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Archived: Individual Care Services - 14 Marble Alley

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All reports

Inspection report

Date of Inspection: 10 December 2013
Date of Publication: 4 January 2014
Inspection Report published 04 January 2014 PDF

Before people are given any examination, care, treatment or support, they should be asked if they agree to it (outcome 2)

Meeting this standard

We checked that people who use this service

  • Where they are able, give valid consent to the examination, care, treatment and support they receive.
  • Understand and know how to change any decisions about examination, care, treatment and support that has been previously agreed.
  • Can be confident that their human rights are respected and taken into account.

How this check was done

We looked at the personal care or treatment records of people who use the service, carried out a visit on 10 December 2013, checked how people were cared for at each stage of their treatment and care and talked with people who use the service. We talked with carers and / or family members, talked with staff and reviewed information sent to us by commissioners of services.

Our judgement

Before people received any care or treatment they were asked for their consent and the provider acted in accordance with their wishes.

Reasons for our judgement

All the people we spoke with told us that their support worker helped them with the things they wanted help with. People were very clear about the things they could do independently. People said, “We go out to different places, I choose where” and “X (staff) helps me with my shopping, but I choose what food to have.”

Support workers we spoke with about consent told us that their role was to support people to be as independent as possible and to explain the risks and benefits of their choices. Support workers told us, “We try to encourage people, but if they don’t want to do something, that’s fine” and “If they don’t want to go out, they don’t want to go out.” This meant that before people received any care or support they were asked for their consent and the provider acted in accordance with their wishes.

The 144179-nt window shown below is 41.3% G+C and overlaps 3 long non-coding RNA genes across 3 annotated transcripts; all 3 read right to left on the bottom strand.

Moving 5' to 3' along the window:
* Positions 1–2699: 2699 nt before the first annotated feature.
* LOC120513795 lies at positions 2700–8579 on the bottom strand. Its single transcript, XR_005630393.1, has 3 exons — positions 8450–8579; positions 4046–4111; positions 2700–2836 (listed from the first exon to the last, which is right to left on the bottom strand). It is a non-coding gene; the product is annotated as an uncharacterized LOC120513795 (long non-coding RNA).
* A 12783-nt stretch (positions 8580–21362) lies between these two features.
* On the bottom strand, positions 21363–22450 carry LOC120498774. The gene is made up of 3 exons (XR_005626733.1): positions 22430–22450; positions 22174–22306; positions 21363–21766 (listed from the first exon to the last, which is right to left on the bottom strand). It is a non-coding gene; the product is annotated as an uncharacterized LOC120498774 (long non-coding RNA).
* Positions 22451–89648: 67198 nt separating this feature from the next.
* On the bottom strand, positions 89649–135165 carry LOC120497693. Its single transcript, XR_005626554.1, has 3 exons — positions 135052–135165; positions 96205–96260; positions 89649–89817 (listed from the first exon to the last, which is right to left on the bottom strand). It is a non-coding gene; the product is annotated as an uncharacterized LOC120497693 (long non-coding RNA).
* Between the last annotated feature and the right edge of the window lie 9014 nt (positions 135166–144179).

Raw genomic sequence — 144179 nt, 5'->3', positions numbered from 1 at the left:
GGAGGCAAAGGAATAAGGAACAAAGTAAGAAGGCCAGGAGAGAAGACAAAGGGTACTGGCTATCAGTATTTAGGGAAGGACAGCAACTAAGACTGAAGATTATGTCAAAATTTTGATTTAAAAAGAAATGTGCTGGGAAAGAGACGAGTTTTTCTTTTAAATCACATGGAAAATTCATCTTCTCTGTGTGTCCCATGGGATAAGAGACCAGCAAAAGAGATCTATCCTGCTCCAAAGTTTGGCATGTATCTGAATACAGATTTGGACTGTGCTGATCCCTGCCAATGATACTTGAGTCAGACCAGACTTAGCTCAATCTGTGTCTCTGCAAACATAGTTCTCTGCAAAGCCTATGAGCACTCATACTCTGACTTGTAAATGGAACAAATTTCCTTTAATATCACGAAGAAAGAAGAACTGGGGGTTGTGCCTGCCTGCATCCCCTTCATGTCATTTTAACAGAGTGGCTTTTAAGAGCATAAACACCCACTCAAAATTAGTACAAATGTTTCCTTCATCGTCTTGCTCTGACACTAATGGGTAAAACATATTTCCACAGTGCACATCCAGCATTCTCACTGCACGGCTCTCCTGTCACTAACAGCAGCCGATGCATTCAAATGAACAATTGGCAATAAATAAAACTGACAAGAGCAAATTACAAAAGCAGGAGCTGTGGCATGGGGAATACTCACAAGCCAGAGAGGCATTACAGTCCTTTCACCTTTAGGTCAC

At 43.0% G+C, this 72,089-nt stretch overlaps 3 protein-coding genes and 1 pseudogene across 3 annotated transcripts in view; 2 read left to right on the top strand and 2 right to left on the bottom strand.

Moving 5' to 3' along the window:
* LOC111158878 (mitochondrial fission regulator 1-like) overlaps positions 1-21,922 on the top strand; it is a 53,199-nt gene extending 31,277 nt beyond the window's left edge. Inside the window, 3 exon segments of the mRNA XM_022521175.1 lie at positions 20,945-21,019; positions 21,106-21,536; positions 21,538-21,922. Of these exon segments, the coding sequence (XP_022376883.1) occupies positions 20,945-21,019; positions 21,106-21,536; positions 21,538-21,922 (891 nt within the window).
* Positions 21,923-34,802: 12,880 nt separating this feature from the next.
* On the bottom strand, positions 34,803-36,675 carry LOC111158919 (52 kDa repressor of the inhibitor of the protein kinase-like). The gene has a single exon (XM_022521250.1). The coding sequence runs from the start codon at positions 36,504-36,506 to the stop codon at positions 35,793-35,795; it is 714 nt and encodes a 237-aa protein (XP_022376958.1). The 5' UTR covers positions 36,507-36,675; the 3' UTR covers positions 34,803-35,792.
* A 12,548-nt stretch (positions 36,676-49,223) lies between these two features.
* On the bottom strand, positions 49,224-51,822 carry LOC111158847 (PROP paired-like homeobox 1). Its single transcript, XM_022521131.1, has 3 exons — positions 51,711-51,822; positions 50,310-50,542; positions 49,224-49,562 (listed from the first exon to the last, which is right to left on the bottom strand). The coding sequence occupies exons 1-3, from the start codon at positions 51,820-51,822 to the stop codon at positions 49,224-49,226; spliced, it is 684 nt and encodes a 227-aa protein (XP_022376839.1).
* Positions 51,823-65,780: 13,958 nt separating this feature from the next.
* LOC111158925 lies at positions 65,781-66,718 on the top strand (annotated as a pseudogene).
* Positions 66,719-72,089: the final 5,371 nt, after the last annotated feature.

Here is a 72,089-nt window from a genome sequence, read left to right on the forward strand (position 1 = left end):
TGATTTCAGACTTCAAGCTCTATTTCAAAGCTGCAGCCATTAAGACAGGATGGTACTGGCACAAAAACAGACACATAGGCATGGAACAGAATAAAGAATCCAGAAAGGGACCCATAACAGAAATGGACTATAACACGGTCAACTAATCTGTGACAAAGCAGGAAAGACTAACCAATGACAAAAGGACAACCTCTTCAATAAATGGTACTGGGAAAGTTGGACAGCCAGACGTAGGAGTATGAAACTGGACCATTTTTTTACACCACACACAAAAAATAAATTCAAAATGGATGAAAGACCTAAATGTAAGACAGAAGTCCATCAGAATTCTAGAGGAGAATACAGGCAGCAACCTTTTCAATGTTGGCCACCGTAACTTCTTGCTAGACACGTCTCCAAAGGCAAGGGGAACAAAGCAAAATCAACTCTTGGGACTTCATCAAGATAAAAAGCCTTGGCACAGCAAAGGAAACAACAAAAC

In the four care plans we looked at, we saw that all the records had been typed up and most of the original hand written notes had been destroyed. This meant that in many cases, people’s original signatures, to say they consented to care and support, had been destroyed.

In one care plan we saw that the person had signed their consent to staff administering their medicines when they first joined the service. In another care plan we saw the person’s next of kin had signed their consent to photos and to the initial assessment of needs and abilities. In a third care plan we saw the person had signed and dated their consent on their initial hand written needs assessment.

During our visit, the manager created a document for people or their representatives to sign. The document said, “I hereby give my consent for Individual Care Services to provide support as per the agreed care plan for X.” The manager told us that they would make sure everyone was given the opportunity to sign a document and that this would remain on their file.